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Date Created: 09/23/15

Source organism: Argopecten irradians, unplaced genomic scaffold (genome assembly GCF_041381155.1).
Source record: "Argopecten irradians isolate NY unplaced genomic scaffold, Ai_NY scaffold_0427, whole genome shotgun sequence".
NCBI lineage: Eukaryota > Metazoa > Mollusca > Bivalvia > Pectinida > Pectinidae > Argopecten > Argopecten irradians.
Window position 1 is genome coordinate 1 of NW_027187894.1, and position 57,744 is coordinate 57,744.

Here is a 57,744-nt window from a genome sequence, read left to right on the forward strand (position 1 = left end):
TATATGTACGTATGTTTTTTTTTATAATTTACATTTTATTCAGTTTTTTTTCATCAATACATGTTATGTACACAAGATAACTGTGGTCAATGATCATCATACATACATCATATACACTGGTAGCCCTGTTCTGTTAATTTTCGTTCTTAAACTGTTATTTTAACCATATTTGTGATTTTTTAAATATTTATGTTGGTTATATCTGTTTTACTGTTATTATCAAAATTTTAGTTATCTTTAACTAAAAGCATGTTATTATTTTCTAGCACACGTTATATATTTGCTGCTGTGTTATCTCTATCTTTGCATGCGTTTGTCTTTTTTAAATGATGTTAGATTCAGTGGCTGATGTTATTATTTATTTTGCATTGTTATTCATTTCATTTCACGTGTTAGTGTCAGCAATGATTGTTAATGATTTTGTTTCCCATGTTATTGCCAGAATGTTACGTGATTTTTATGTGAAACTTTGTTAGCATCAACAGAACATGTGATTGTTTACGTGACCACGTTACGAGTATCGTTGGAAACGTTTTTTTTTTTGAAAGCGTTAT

Tissue Engineering Goal Replace repair or enhance biological function at the tissue or organ level Method Transplantation of cells in a suitable polymeric matrix or scaffold Implant type Dictated by the function Which the implant is designed to replace Types of Tissue Engineered Implants Type Mode of action Examples Physical Graft performs primarily Bone a biomechanical role Blood vessels Physiological Graft performs a Liver physiological role kidney Chemical Use of cells to produce Pancreatic soluble diffusible Islets components Combination Graft performs more Skin than one role Source of Cells Autologous Harvested from patient Allogenic Cells from donor Cell Lines Cells which have undergone genetic mutation Which allows adaptation to inde nite proliferation Xenogenic Cells from different species General requirements gt Bone marrow can be harvested no need to expand gt Ability to scale up important Very few cells can be expanded gt Lines which expand well keratinocytes broblasts chondrocytes myoblasts gt Lines which do not hepatic neural pancreatic islets Autologous Cells gt Simplest by patient biopsy always compatible gt Limited supply gt Takes time to harvest expand construct implant gt Very costly gt Variable patient to patient gt First application keratinocytes sheet expanded 2000 fold gt Now also chondrocytes for atricular cartilage Cells Recruited from Host gt Implant scaffold to promote cell in ltration and differentiation gt Eventual replacement of scaffold With host derived ECM gt Can include growth factors in scaffold e g BMF bone morphogenic factor gt Usually use natural scaffold e g nerves meniscous blood vessels Allogenic Cells gt No supply problems gt Can be grown up and preserved gt Reproducible gt Consistent gt More cost effective gt Can produce more complex tissues gt Need to do extensive quality control Allogenic Cell Lines gt Require in nite growth capability gt Amenable to gene transfer for speci c proteins gt Genetically modi ed cells made immortal lose some function and pose safely concerns gt Exhibit properties of neoplastically transformed cells potential of becoming tumor gt Usually encapsulate the cells gt Hepatocyte cell line use in extracorporial liver Xenogenic Cell gt Cross species therefore must be encapsulated for immune protection gt Can be genetically manipulated transgenic animals gt Many safely concerns especially Virus transmission General Safety Concerns Autologous gt Screen and validate to guard against changes in cells gt Prevent introduction of pathogens Allogenic gt Minimize transmission of infectious agent gt Prevent phenotype changes Xenogenic gt Prevent introduction of new animal virus Interesting site on TE skin manufacture httpbiomedbrowneduCoursesBI108B1108 2005 GroupsOSindexhtml Dermagraft Manufacturing Proces s Maternal Serum Donor Cells HIV 1 amp 2 Mycoplasma HTLV I EIA USP Sterility CMV and ALT Adenovirus HSV 1 amp 2 non A amp non B HIV 1 amp 2 Hepatitis Bc HTLV 1 BsAg amp C Karyology RPR Growth characteristics CMV CMV HSV I amp II Tumorigenicity HTLV I amp II Hepatitis BampC HIV 1amp2 and EBV and HHV 6 Apligraf Manufacturing Process Table 3 Cell Bank Testlnu sway Luv Myanmasma cm H mm wus Human DawHoma In vx1errns HHV 531137 Wu 1 El M MD mmangsmw Wevmsal39ansmptase chmzpwuwus w ocmn39anan MAP esHHEPonbu mm Emma name a HTL mm anmnpu yumi Hepms A 9 am won Kavymogy and meantme Caurlesyal Paremeau Organogenasrs In Can0n Muss m ndwales mama Hueom HV Nulmn nmmmadehueucy wms ran pub39msmse mm mamaquot HTLV human mu Lvm haterc WM 551 Enslavrr nrr was cmv cylamngowns HHV mama herpgswm MAP mum anybody pmduclmn m1 HER human mama ccquot Immune Reactions gt Both allografts and xenografts have reactions some are the same mechanisms gt Migration of complement mediated rejection major hurdle for xenogenic cells gt Allografts primarily T cell mediated attack graft vasculature gt Leukocytes and endothelial cells are strongly immunostimulatory need to remove passenger Leukocytes gt Keratinocytes smooth muscle cells and broblasts unable to induce generation of T helper cells and do not express HLA class 11 proteins Stem Cells 0 Stem cells cells that have the ability to divide for inde nite Periods in culture and to give rise to specialized cells 0 Pluripotent capable of giving rise to most tissues of an organism 0 Totipotent having unlimited capability Totipotent cells have the capacity to specialize into extra embryonic membranes and tissues the embryo and all postembryonic tissues and organs http stemcellsnih govinfobasics Multipotent Stem Cells The pluripotent stem cells undergo further specialization into stem cells that are committed to give rise to cells that have a particular function Examples of this include blood stem cells Which give rise to red blood cells White blood cells and platelets and skin stem cells that give rise to the various types of skin cells These more specialized stem cells are called multipotent Extracellular Matrix ECM Extarcellular gel like substance which provides 3D organization to cells and means of communication control of proliferation cell migration attachment differentiation and repair Major Macromolecular Components Glycosaminoglycans GAG s form a gel Collagen provides strength and organization Elastin provides resilience of elasticity Fibronectin adhesion of broblasts and other cells Laminin adhesion of cells to basal lamina 3D Tissue Fabrication Often just scaffold for support cells is not enough need to Mimic micro architecture of tissue Mimic microenvironment Repeating units on scale of microns Apply CADbased manufacturing technologies Fabricate vascular beds which allow for larger tissue constructs no limited by diffusion Customs build to fit defect using imaging data with CAD Drug Del Rev 61635 2004 3D Tissue Fabrication Often just scaffold for support cells is not enough need to Mimic micro architecture of tissue Mimic microenvironment Repeating units on scale of microns Apply CADbased manufacturing technologies Fabricate vascular beds which allow for larger tissue constructs no limited by diffusion Customs build to fit defect using imaging data with CAD Drug Del Rev 61635 2004 FDA Regulations 0 Ensure that donors of human cellular and tissue based products are free of communicable diseases cells and tissues are not contaminated during manufacturing 0 Maintain their integrity and function Written some regulations 0 Cover all human cell tissue and cellular and tissue based products HCTPs FDA Regulations Quality program Which would evaluate all aspects of the rm39s operations to ensure compliance With GTP Adequate organizational structure and suf cient personnel Standard operating procedures for all signi cant steps in manufacturing Facilities equipment and the environment With control and validation of manufacturing processes Adequate and appropriate storage Record keeping and management Complaint le Procedures for tracking the product from donor to recipient and from recipient to donor Time Line for Development 1993 rst regulations speci cally addressing human tissues regulations required that tissue donors be tested for certain communicable diseases such as HIV and hepatitis and screened for behavioral risk factors 1997 Proposed Approach to the Regulation of Cellular and Tissue based Products 2001 Establishment Registration and Listing for Manufacturers of Human Cellular and Tissue Based Products requires tissue facilities to register With the FDA and list their products 2004 Suitability Determination for Donors of Human Cellular and Tissue Based Products focuses on donor screening and testing requires reporting certain adverse reactions and HCTP deviations accurate and complete information in labeling and to allow FDA inspections to ensure compliance With regulations 2005 Current Good Tissue Practice for Human Cell Tissue and Cellular and Tissue Based Establishments Inspection and Enforcement requires manufacturers to recover process store label package and distribute HCTPs in a way that prevents the introduction transmission or spread of communicable diseases Tissue Engineered Constructs gt Rapidly evolving eld gt Only one FDA approved skin gtCurrent literature good source of the latest advances e g Tissue Engineering Biomaterials research Science Nature gtWill give select few examples to show What has been achieved and the complexity of the task Skin Haw Enidcmlls sum vouch What does Engineered Skin Contain mm I WWW 0 I1 Hm MI MN mlgmeuvd md mum km TN an Gum human iuxuhrmlmululuum 41mm mmm Emlyn memm lLur mum mu glnu gm 4 4 3 Dawn 1 M N iiiiiiiiinii 1 wuwux Commercial Ventures Epidermal Compon e n t Dermal Compo n e nt Apligraf Human mature Human fibroblasts in Organogenesis keratinocytes bovine collagen gel Canton MA Stratum Corneum Dermagraft N one Human fibroblasts in Smith amp Nephew PLGA scaffold London U K Orcel Immature keratinocytes Human fibroblast in bovine Ortec not confluent not collagen spong e International cornified New York NY Dermagraft was acquired in 2006 in the US by Advanced BioHealing Skin FDA approved product gt Dermagraft newborn human dermal broblasts grown on 3D degradable scaffold gt Cell source human foreskin gt Support 5 X 75 cm knitted lactic acidglycolic acid copolymer gt Medium Dulbeco s modi ed Eagle medium bovine calf serum glutamine ascorbate and non essential amino acids gt Stored frozen at 700C gt Sheet is 100 microns thick gt Achieved complete healing of diabetic foot ulcers in 12 weeks Also used for burn Victims Histological Comparisons Natura Skin Dermagraft A m Aphgra Orce Dermagraft Heals more chronic t diabetic loot ulcers Than conven onali therapy alone hnn ww 552007702715html and h p WwwdeImagraftcom De1magraft is a cryopreserved human broblastdelived dermal substitute it is composed of broblasts extracellular matIiX and a bioabsorbable scaffold DeImagraft is manufactured from human broblast cells de1ived from neWbom foreskin tissue Dun39ng the manufactuling process the human broblasts are seeded onto a bio absorbable polyglactin mesh scaffold The broblasts proliferate to ll the interstices of this scaffold and secrete human deImal collagen matIiX proteins growth factors and cytokines to create a threedimensional human dermal substitute containing metabolically active living cells Dermagraft does not contain 1 1 blood vessels or hair follicles Success Story Saver bum victim before and 6 months after heil39ruent with Dermag laft Cartilage developing gt Chondrocytes extracted from distal femoral joints of immature donors rabbit and sheep gt Seeded onto 3D porous scaffold PGA bers gtGrown in convective ow bioreactor gtImplanted in medial patellar grooves Wu et al Annals of New York Academy of Science 1999 875 405 411 Tissue Engineered Muscle Bundle myooid Approximately 3 days a er delamination of Monolayer ofmuscle cells detaching from substrate and rolling into the monolayer the a cylinder Requires Dish organized into a diameter 35 mm cylinder Robert G Dennis U Mich Representative cross section ofa myooid stained with 1 Toluidine blue scale bar is 1 pm Extracorporial Arti cial Liver gt 70 kg adult has 175 kg liver 25 body weight 12 kg of hepatocytes liver cells gt Liver failure in 1989 30000 deaths 2160 transplants gt Two types of support Passive and Bioreactors gt Passive systems remove toxins e g hemodialysis hemoperfusion plasma exchange gt No improvement still get hepatic encephalopathy HE Which leads to hepatic failure HF gt Bioreactors cell based Liver Assist Devices LAD s The Liver gt Metabolic Secretory and Synthetic functions gt Cells arranged in plates bloodhepatocyte interaction gt Two blood supplies portal vein and hepatic artery gt Vascular space known as sinusoids lined with endothelial cells with pores or fenestrations which allow free passage of solutes into the pericapillar space space of Disse gt Hepatocytes on Microvilli gt Rich in basement membrane proteins proteoglycans collagen type IV bronectin and heparin sulfate Liver gt Bile canaliculi join to form bile duct gt Highly organized unidirectional perfusion of polarized hepatocytes arrange in plates gt Hepatic acinus structure made up of 3 zones differing in blood 02 and solutes Periportal high Intermediate and pericentral low Pericentral are responsible for detoxi cation through expression of P450 cytochrome oxidase enzyme system gt This high degree of structure may be important in a tissue engineered construct Liver gt Damage often progresses in a zonal fashion gt Regeneration is possible in Vivo from hepatocytes at the portal space candidates for LAD gt Zonal hepatocyte necrosis stimulates brous scaring disrupts blood supply leads to cirrhosis gt Blood is shunted to vena cava can not pass through liver and toxins build up Functions of Replacement Liver gt Regulation of plasma protein production gt Metabolism and storage of Vitamins gt Biotransformation and gt Detoxi cation of drugs rst pass effect gt Lipoprotein and cholesterol synthesis gt Maintenance of glycogenesis and glyconolysis gt Conversion of heme to bilirubin and biliverdin Why Do Livers Fail gt Excessive alcohol consumption major cause gt Hepatitis B and C produce chronichepatitis gt Cancer gt Drugs Which give toxic metabolites With P450 enzymes gt Genetic Reasons for hope gt Rats survived after 90 hepatectomy When implanted With 10 X 107 microcarrier attached hepatocytes 1 2 of liver mass gt Human patients survive after 90 hepatectomy gt 10 of native liver function could be maintained by 120 gms or 25 X 109 cells gt Cell sources transformed cells freshly isolated hepatocytes cultured hepatocytes Cell Sources gt Transformed Cells limitless supply can screen for purity function etc concems about spontaneous changes cost tumoregenicity gt Freshly Isolated Cells Could use e g porcine cells cryopreserved have tissues similar to human inexpensive large litters gt Cultured Hepatocytes Cost and problems of culture Could use microcarriers or hollow ber reactors LAD Con gurations gt Provide maximum environment for cell Viability and function gt Good transport of nutrients oxygen toxins and metabolites gt Various designs Table 302 HepatAssistZOOOTM gt Microporous 015 micron polysulfone hollow bers gt Inoculated With rabbit hepatocytes gt Perfused With Whole blood gt Clinical evaluation ongoing of the next generation deVice LAS liver assist system Figure 303 gt Apheresis system separates plasma from blood feeds plasma to the deVice containing porcine hepatocytes gt Also have a charcoal column and an oxygenator HepatAss1 t The HepatASSTst Svstem Ts ah extracerporea bwoam cwa hver support svstem mcorporatmg Y kguyAsllgycluculy Mm p marv hepatocvtes g hv r eHs and Te 1 deSTgned to treat patTents WTth acute hver fa ure by ternporanw prowdTng essentTa hver functTons The HepatAssTst Svstem mc udes a noHoW er 2 a 3 3 m 3 m 3 3 m o X lt o m 3 a Q m 3 1 u a u a m see ngure 2 be ow The HepatAssTst Svstem T s d m c rhb h non WTth a COmmerc aHV ava ab e p asma separatTon maCHH ve thch thtuses p asma through the HepatASSTst orcuTt betore t T reconstTtuted WTth the mood es and returned to the patent Each HepatASSTst treatrnent Taste 6 hours The he atocvtes are Tso ated processe and d crvopreserv dT rhphah e WTth Good Mahutactunhg practTces CGMP Crvopreserved mm Nmnmsr momma ceH a sh pped to and stored at the chmca mgmmmm swtes where the es are thawed Just pnor to a patent treatment my www cucebm cmntechnnlagythatasa hknl MARS Molecular Adsorbent Recycling System Mechanical Design In Teraklin s MARS system blood is cleansed in an extracorporeal circuit that is a combination of both kidney and liver dialysis Established methods for kidney dialysis do not work for liver failure because kidney dialysis removes only watersoluble toxins While the liver normally removes albumin bound toxins Albumin is a protein found in the blood that carries water insoluble substances including toxins For this reason MARS uses human albumin to cleanse the blood because it can attract toxins bound to albumin in the blood that the aqueous solution in kidney dialysis cannot remove The system replaces the detoxi cation function of the liver httpbmsbrowneducurriculumblOSliverMARSpghtm Therapeutic Cloning Nucleus of a donor cell is transferred to the an enucleated oocyte to give embryo With genetic makeup identical to donor 0 Pluripotent embryonic stem cells extracted 0 Construct biological substitute for damaged tissue Current Status 0 1997 Dolly born from cloned adult somatic cell 0 Possible targets for cure Congenital abnormalities Cancer Trauma or organ failure e g kidney Infection In ammation Iatrogenic injuries caused by physician during treatment eg infection Age related Advances in Organ Transplantation Great shortage of organs First transplant 1955 kidney 1960 s rst allogenic transplant unrelated recipient Revolution in transplant surgery and immunosuppressive therapy 2001 over 23000 patients received transplants in US alone but 80000 are waiting for an organ and 6000 died awaiting an organ Time Line Cloned frogs 1962 Lambs 1996 from differentiated epithelial cells Cattle 1998 Goats 1999 Mice 1998 Pigs 2000 Therapeutic vs reproductive 0 Reproductive generation of that has identical genetic material ads cell source can be implanted in uterus 0 Therapeutic generation of early stage embryo eXplanted in Vitro Cartoon of tubule w 0 A M m 4 RUBSDRPIIOI MI I SECREHDN I Cloned Kidney Renal cells were extracted from 56 day old bovine clones expanded and seeded onto collagen coated polycarbonate membranes and renal constructs created by attaching tubes Constructs were reimplanted sub Q Unseeded control B Seeded with alogenic control cells C Seeded with cloned cells D 12 weeks after implantation Advanced Cell Technology Boston Generation of Histocompatible Tissues Using Nuclear Transplantation Nature Biotechnology 20 7 689696 2002 MARS MAmFLux DIALYZEH mmmsmnsunwnm Innuxnm m cuLuMNs ramsm sumo emcuw mnsmeMm cmcurr Dmvsnm cmcurr VitaGen Inc s Extracorporeal Liver Assist Device ELAD V1 taGeu HAD Ci rem e v r V WIND TQM neatum 573C IZI nZIJr Illne uh39alr I rcu I on a n Sunni Uses HUMAN hepatocytes httpbmsbr0wneducurriculumb108liverVitagenpghtm AlgeniX Inc39s LIVERX2000 System ttp hu grupcems umnedu Research bal ba1html The LIVERX2000 device is a hollow ber cartridge similar to that used for kidney dialysis Primary porcine hepatocytes httphugroupcemsumneduResearchbalbalhtml Fabrication Process EN I RAPMIENT 0F HEPATOCYTES mocvlm39mi cu cohmc ow mp hugaup cams umn eduResearchaJEALrhawxwmks hm Modular Extracorporeal Liver System MELS MELS Diagram PH Electrolyles Amlno ACIdS ALBUMIN RESIN CHARCOAL Thin hollow fiber membranes human hepatocytes or liver cells taken from h pcitochalitenetgojectsPROJShtml Autologous Bladder 0 Homologous Decellularised Bladder Submucosa Scaffold 0 Biodegradable Composite Scaffold Made of collagen and PGA Shaped into a bladder With polyglycolic sutures Figure 1 Construction of engineered bladd e1 Scaffold seededwith cells A 1 and engineered bladda anamamcsed to native blendi3 with running 40 perkglycol ic sutuuzs t B Implant covered with brin glue and oment um I C Atala A Bauer S Soker S Tissue engineering autologus bladders for patients needing cystoplasty Lancet 376 1241 46 2006 Anterior Cruciate Ligament ACL Major intraiarticular ligament of the knee Function 7 Joint stabilizer 7 Controls motion Ligament that connects the Femur to the Ti ia Looks like a braided rope mm mmwnmmw can heiCLl w femur Hugh bone articular cartilage ten crucxale FEET pustenar 3 cruciate ligament PCL my a I Y smn bane 4X12 3 D Braid PLAGA Fig 1 General con guration ofligament scaffold design for 3D rectangular braid JA Cooper PM Lu PK Ko JW Freeman CT Laurencin Anterior cruciate ligament regeneration using braided biodegradable scaffolds in Vitro optimization studies Biomaterials 2005 26 4805 4816 Fig 3 Electron micrographs of BALBC mouse fibroblast after 1 day in culture shows cellular spreading across the fiber left magnification 800 10 mm bar and right magnification 1500 10mm bar W i Fig 4 Electron micrographs of rabbit ACL cells after 1 day in culture shows cell migration and attachment along the fibers left and right magnification 250 and 100 mm bar Fig 5 Electron micrographs of BALBC mouse fibroblast after 8 days in culture shows large cellular networks with cells proliferating with and without the underlying scaffold left magnification 250 100 mm bar and right magnification 500 10mm bar Fig 7 Electron micrographs of rabbit ACL cells after 8 days in culture shows cell response to 3D circular braid the cells did not cover the whole scaffold but did continue to follow the underlying fibrous geometry left magnification 05 10mm bar and right magnification 1000 Desirable properties gt Biocompatible and nonImmunogenic gt Negligible toxicity locally systemically and from degradation products gt Chemically and mechanically stable gt Processable Tubes sheets foams woven etc gt Promotes cell attachment and angiogenesis gt Favorable interactionmobilization of host cells gt Ability to release bioactive compounds gt Favorable interaction with cells and ECM gt Adequate manageable pore size and distribution First Modern Biomaterials British ophthalmologist Harold Ridley late 1940s noticed that shards of canopy plastic embedded in the eye of Spit re ghter pilots from enemy machine gun re healed without ongoing reaction Used polymethyl methacrylatelenses for replacing cataracts in natural lenses First implantation of such a lens was in 1949 Current implants in over 10 million human eyes each year and have revolutionized Host Response review Response to injury Acute in ammation Formation of granulation tissue Eventual scar formation Detailed Host Response Site ooded with blood Fibrinogen cleaved to fibrin clot formation Cytokines and growth factors released White cells in ltrate mostly neutrophiles Monocytes arrive differentiate into macrophages start wound cleanup recruitment of fibroblasts and endothelial cells Fibrin clot converted to highly vascular granular tissue then ECM and usually a scar formation Foreign Body Response Review Response to biomaterial implant Nonspeci c protein adsorption Monocytes leukocytes and platelets adhere to surfaces lead to upregulation of cytokines and subsequent proin ammatory processes Chronic in ammation at the biomaterial interface macrophages unable to phagocytose the implant fuse together form multinucleated foreign body giant cells Walling off of the deVice by an avascular collagenous brous tissue 50 200ptm thick From Ann Rev Biomed Eng 2004 64175 Upon implantation in a mamma 1 mama m m mll iulznugu uuln mnh mumnux mun macmvmgI unis giant c2 luma nn a y nkina mlelsa dense annular cunagen capsule Figure l The mmng body rcnc on as illusna cd here is the nomml xencnon by Next Generation of Biomaterials Surface modi cation of biomaterials to overcome nonspeci c protein adsorption in Vivo Precision immobilization of signaling groups on surfaces Development of synthetic materials With controlled and tailored properties for drug and cell carriers Biologically inspired materials mimic natural processes Design of sophisticated 3 D architectures to produce well de ned patterns for developing bioMEMs deVices biological MicroElectroMechanical Systems and tissue engineering scaffolds Classical Approach gt Nondegradable Polydimethysiloxane polyurethanes polytetra uoroethylene polyethylene polysulphone polymethacylate poly2hydroxyethylmethacry1ate polycyanoacrylate polyamides polyvinyl chloride polyethy1enecoViny1 actetate polystyrene polyvinyl pyrrolidone polysaccharides gt Biologic Collagen GAG s glycosaminoglycans the most abundant heteropolysaccharides in the body chitosan gt Biodegradable Polyesters polyanhydrides polydioxanone polyphosphazines Polydimethysiloxane Breast penile testicular prostheses catheters PDMS drug delivery heart valves shunts oxygenators Polyurethanes PEU Arti cial hearts ventricular assist devices catheters pacemaker leads polytetra uoroethylene PTFE Heart valves vascular grafts facial prostheses hydrocephalus shunts membrane oxygenators Polyethylene PE Hip prostheses catheters Polysulphone Psu Heart valves penile prostheses Polymethyl methacylate PMMA Fracture xation intraocular lenses dentures poly2hydroxyethylmethacrylate pHEMA Contact lenses catheters polycyanoacrylate polyamidesPAN Dialysis membranes polyvinyl chloride PVC Plasmapheresis membranes blood bags polyethylenecovinyl actetate EVA Drug delivery devices polystyrene Tissue culture asks polyvinyl pyrrolidone Blood substitues Surface Modi ed Biomaterials Foreign body reaction appears to be independent of simple surface chemistry Attributed to nonspeci c protein adsorption Attempt to modify surfaces to control protein interaction Attach signaling molecules to the surface appropriately Produce nonfouling surfaces or surfaces that control protein adsorption Nonfouling Surfaces Attach Polyethylene glycol PEG also known as polyethylene oxide PEO Covalently attach to surface Effect dependent on surface chain density and can be damaged by oxidants One group rst linked PEG to mussel adhesive protein producing a sticky segment which adhered well to surfaces presenting the PEG chains at the new interface Modi ed surfaces resisted cell adhesion for up to 2 weeks in Vitro Other Surfaces 0 Radio frequency plasma deposition of tetraethyleneglycol dimethylether tetraglyme 0 Highly nonfouling crosslinked structure 0 No Chains longer than 3 tetraethyleneglycol units 0 In Vivo results not as good as in Vitro Other Surfaces cont 0 Phospholipid surfaces 0 Saccharide surfaces 0 Self Assembling Monolayers 0r SAM s Surface Speci city Binding to surfaceadsorbed proteins triggers a cascade of events inside the cell Can be used to direct cell response to the material Attach short oligopeptides that exhibit speci c binding domains Or incorporate Whole proteins Most common is arginine glycine aspartic acid or RGD from extracellular matrix proteins bronectin laminin collagen and Vitronectin Nonbiodegradable gt Long term run risk of bacterial infection chronic in ammation and development of brous capsule gt Preferred Where structural integrity is more important than function as cell scaffold gt PTFE PU Dacron used for vascular grafts gt Easily processed into 3D structures Biodegradable gt Allow time for transplant to organize in desired 3D structure gt Allow time for blood supply to develop gt No foreign residues remain gt Examples include GAGs Collagen Chitosan PLLA PGA PLGA gt Degradation rates depend on molecular weight surface area degree of crystallinity monomer Internal Structure Must be highly porous gt80 Pore size critical ZOOSOOurn optimal Many formed by salt leaching technique VVVV PreVascularization an advantage allows metabolic needs of cells to be met once vasculature is established gt Enhance prevascularization by seeding scaffold with host endothelial cells Pore Properties by Method Methods Porosit Advantages Dissadvantages Pore y size um Fiber 81 Highly porous Use solvents which are 500 Bonding scaffolds With inter poisonous to cells Unwoven connected pores immersed in them for a mesh long time Solvent 87 Structure has high Organic solvents 100 castingPartic strength or electrical used contaminate polymer ulate conductivity Very long time required leaching Gas foaming 93 Biocompatible Organic solvents 100 used contaminate polymer Gas foaming 95 Pore size and Solvents used are 13 35 porosity easily poisonous changed RGD and Whole Proteins Combine PEG and RGD diminish protein adsorption increase broblast adherance Immobilization of a cyclic RGD peptide increased human bone marrow stromal cell adhesion cf linear RGD Osteopontin potential role in mediating wound healing When immobilized on poly 2 hydroxyethyl methacrylate pHEMAsurfaces it promotes endothelial cell adhesion potential for wound healing Surface Microarchitecture 0 Nonporous implants densely packed well organized brous capsules 0 Porous implants 5 15 pm pore diameter less dense more open and disorganized brous capsule Increased vascularization adjacent to the implant enhanced diffusion of small molecules Fibrous Implants Fibers with diameters greater than 5 ptm the classic foreign body response Diameters between 1 and 5 ptm little or no capsule Fiber chemistry not surface charge appeared to have an effect on brous capsule thickness less dramatic than ber diameter Blood vessel density surrounding the bers was unaffected by ber density for ber diameters between 1 and 159 ptm Hydrogls High water content very attractive 0 Crosslinked polymer networks that are insoluble but swellable in aqueous medium 0 Mechanisms ionic e g alginate physical e g pluronics and peptide self assembling gels chemical e g brin glue and multivinyl methacrylate and acrylate derivatives hydrogen bonding Crosslinked Hydrogels 0 Cross link by photopolyrnerization radical initiated Chain polymerization 0 Degradable hydrogels based on PEG and PVA have been tuned to degrade at a rate that parallels the production of ECM by photoencapsulated Chondrocytes for cartilage The egradation behavior ofhydrogels fabricated from polyethylene glycol and polyvinyl alcohol tailored to match neotissue growth by encapsulated chondrocytes 39 aprimary r produced by chondrocytes after 6 weeks in vitro complete degradation of the gel has occurre b chondrocytes express green uorescent protein GFP after 15 days in 39 when coencapsulated with lipofectaminecomplexed DNA encoded for GFP in degradable PEG gels Images courtesy ofKristi s Anseth A New Class of Hydrogels 0 Involves a unique interaction between PVA and amino acids 0 Possibly hydrogen bonding is responsible for gel formation 0 New approach to fabricate tissue scaffolds using solid colloidal gas aphrons CGAs CGAs or microfoams contain uniform air bubbles that produce pores from 50 500 pm in size suitable for tissue scaffolds PVA and Arginine Amino Acid Hydrogel Scaffold 4 y 39 l r 7 A scanning electron microscopy image of a hydrogel foam prepared by solid colloidal gas aphrons of PVA and arginine Bar 200 pm Smart Biomaterials 0 Can respond to changes in their surrounding environment 0 Exploited to control parameters drug release cell adhesiveness mechanical properties permeability 0 Stimuli pH temperature light pH Responsive pH swellable polymethacrylic acid grafted With polyethylene glycol PMAA g PEG 0 Shrinks trapping the drug cargo at low pH 2 owing to the formation of inter polymer complexes Whereas at physiological pH 7 the gel can swell 3 25 times depending on its composition releasing its cargo in the desired compartment Thermally Responsive Two main polymers polyN isopropylacrylamide pNIPAAm and elastin like peptide ELP pNIPAAm has a lower critical solution temperature LCST at 320C LCST of ELP can be controlled by varying the length of the ELP molecule and or its amino acid composition from 300C to gt 900C ELPs used for chondrocyte encapsulation and as drug carrier for cancer therapy pNIPAAm used for tissue engineering drug deliver and biological microelectromechanical systems bioMEMs Cell Sheet Engineering 0 At 370C pNIPAAm becomes hydrophobic protein adsorption and subsequently cell adhesion 0 At T 0lt 320C change from hydrophobic to hydrophilic release of proteins and cells cultured on pNIPAAm surfaces can be lifted off of the surface 0 Technique maintains intact cell cell connections and their associated extracellular matrix Tissue engineering Application 0 Layering of cell sheets to reconstruct a homogenous tissue 0 Layering several sheets made from various types of cells to reconstruct multicellular tissues 0 The detachment of the cell sheet was accelerated When small amounts of PEG were grafted to the surface With pNIPAAm Biologically Inspired Materials 0 Self assembled biomaterials Weak noncovalent bonds typically hydrogen ionic van der Waals bonds Hydrophobic interactions 0 Biomimetic Eg Hydroxyapatite or Nacre for bone 0 Acellular materials Naturally derived tissues Self assembled Biomaterials 0 Amphiphilic molecules hydrophobic and hydrophilic segments Micelles Vesicles Tubules that are nanometers in length 0 Typical molecules Phospholipid constituent of cell membrane Polymer or oligomer of amino acids synthesized With number of different regions hydrophobic hydrophilic charged etc designed to self assemble into a macroscopic hydrogel Primary peptide sequence tuned to self assemble in situ under physiological conditions or presence of multivalent cations eg Ca Some Advantages Incorporate biological cues Within the material 0 Two peptide amphiphiles contain the biologically recognized amino acid SGqUGl lCCS RGD derived from brinogen YIGSR tyrosine isoleucine glycine serine arginine derived from laminin a o M Nquot1 viu quot xia39 3vfig f r f quot I Clmu NHAAAACKMBKVAVMH M MAM ri39r r riw gr 39ir ijf wrt iw J 2 cmuuoNHMMGGGKHGSRCONH u a Chemical structures of peptide amphiphiles a that self assemble into nano bers b at neutral pH Niece KL Hartgerink JD Donners J Stupp SI 2003 Self assembly combining two bioactive peptide amphiphile molecules into nano bers by electrostaticattraction J Am Chem SOC 1257146 47 Triggering of SelfAssembly Often use pH Salt temperature to trigger self assembly Can in uence point at which this occurs by choice of peptide sequence eg Increase hydrophobicity decreases critical salt concentration Net positive charge at neutral pH and low salt increase salt to physiological levels causes self assembly Biomimetic Biomaterials 0 Emulate the ECM and tissue architectures 0 Incorporate short oligopeptides into synthetic materials to create bioactive materials eg RGD or sequences that mediate cell adhesion cell speci c adhesion neurite extension and degradation to name few 0 Cell migration into hydrogel matrix based on PEG containing a matrix metalloproteinase MMP sensitive amino acid sequence as the crosslink and RGD tethered ligands throughout the bulk of the Threeidirnensional migration of human foreskin broblasts from a brin cluster of cells labeled into an RGDiadhesive and MMPisensitive PEG hydrogel at a day l and b day 7 PEG hydrogels containing RGD adhesive peptides were placed in a rat calvaria criticalisized defect to monitor bone healing in response to c MMPisensitive crosslinks d bone Inorphogenic protein BMP or 6 both Lutolf MR Weber FE Schmoekel HG Schense JC KohlerT et al 2003 Repair of bone defects using synthetic mimetics of collagenous extracellular matrices Nat Biotechnol 21513718 Acellular Tissues The tissue is decellularized and cell debris removed reduce host immune response Material retains many of the natural tissue s mechanical and biological properties E g glutaraldehyde xed porcine heart valve Acellular porcine small intestinal submucosa SIS naturally derived resorbable material implantation in the bladder 90 degraded Within 4 weeks Patterned Biomaterials BioMEM s micrometer or nanometer devices designed speci cally for biological applications Soft Lithography Smart Polymers 3D tissue engineered constructs Schematics illustrating several applications of PDMS stamps a Microcontact printing allows er of materials including biologically active molecules eg proteins to a surface in a wellrde ned pattern b gray scale photolithography provides a facile method with which to pattern structures of varying heights and c partial cell treatment uses laminar ow within micro uidic channels to treat part of a cell to a particular atrrx pro detachment Pane m l mm 1mm 5mm E l g e m t 1 2 Adhuml mu i i Sun Takayama S Ostuni E LeDuc P Naruse K lngber DE Whitesides GM 2003 Selective 39cal treatment of cellular m icrodomains using multiple laminar streams Chem Biol che 1 10 1237 30 polydimethylsiloxanePDMS Hydrogels containing living cells can be patterned into 3D structures by photocrosslinking each layer through a mask Two a b and three d e layered hydrogel patterns b d e all contain live cells Liu et al 2002 Journal of Biomedical Microdevices